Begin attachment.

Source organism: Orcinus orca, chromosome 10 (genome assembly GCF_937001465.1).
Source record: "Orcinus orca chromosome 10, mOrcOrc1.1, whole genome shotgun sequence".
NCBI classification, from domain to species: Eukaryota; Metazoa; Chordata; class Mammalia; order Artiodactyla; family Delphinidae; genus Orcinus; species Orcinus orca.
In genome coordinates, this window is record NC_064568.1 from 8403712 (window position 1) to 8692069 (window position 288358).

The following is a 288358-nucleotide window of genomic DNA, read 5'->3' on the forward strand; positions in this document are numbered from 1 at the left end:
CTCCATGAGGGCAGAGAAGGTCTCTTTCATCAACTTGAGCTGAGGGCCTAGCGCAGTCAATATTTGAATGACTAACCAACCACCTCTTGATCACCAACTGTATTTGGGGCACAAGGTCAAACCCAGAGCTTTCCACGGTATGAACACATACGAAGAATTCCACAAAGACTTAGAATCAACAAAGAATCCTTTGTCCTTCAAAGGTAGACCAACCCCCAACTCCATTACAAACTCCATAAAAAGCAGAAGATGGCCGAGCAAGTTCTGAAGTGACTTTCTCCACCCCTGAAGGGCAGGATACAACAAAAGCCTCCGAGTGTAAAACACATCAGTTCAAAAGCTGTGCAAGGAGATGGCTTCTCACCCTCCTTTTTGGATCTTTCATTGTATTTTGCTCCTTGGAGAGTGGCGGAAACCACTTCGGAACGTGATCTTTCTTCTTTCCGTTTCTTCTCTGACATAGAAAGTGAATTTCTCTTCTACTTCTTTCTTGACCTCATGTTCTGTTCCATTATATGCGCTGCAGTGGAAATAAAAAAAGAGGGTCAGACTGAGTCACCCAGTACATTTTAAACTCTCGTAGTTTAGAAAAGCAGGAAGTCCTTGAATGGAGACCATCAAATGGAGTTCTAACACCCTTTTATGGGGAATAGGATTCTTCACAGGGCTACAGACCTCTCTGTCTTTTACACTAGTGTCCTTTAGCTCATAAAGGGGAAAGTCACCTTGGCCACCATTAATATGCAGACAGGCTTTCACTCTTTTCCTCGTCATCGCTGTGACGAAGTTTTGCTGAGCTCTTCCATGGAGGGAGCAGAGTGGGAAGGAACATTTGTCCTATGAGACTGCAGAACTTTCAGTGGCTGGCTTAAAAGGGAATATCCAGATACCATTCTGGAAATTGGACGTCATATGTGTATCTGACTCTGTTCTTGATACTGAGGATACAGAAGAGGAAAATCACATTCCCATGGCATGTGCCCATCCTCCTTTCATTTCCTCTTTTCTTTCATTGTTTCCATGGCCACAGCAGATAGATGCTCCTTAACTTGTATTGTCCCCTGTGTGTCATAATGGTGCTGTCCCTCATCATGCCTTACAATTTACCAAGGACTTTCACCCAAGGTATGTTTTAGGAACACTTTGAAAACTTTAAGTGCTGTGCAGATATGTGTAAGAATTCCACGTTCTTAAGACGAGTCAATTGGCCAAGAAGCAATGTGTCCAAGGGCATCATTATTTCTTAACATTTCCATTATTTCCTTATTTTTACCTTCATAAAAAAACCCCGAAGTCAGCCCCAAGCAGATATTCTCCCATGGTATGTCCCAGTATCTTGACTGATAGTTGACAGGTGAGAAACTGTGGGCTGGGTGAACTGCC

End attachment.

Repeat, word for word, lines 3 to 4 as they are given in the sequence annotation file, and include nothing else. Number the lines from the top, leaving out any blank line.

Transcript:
NCBI classification, from domain to species: Eukaryota; Metazoa; Chordata; class Mammalia; order Artiodactyla; family Delphinidae; genus Orcinus; species Orcinus orca.
In genome coordinates, this window is record NC_064568.1 from 8403712 (window position 1) to 8692069 (window position 288358).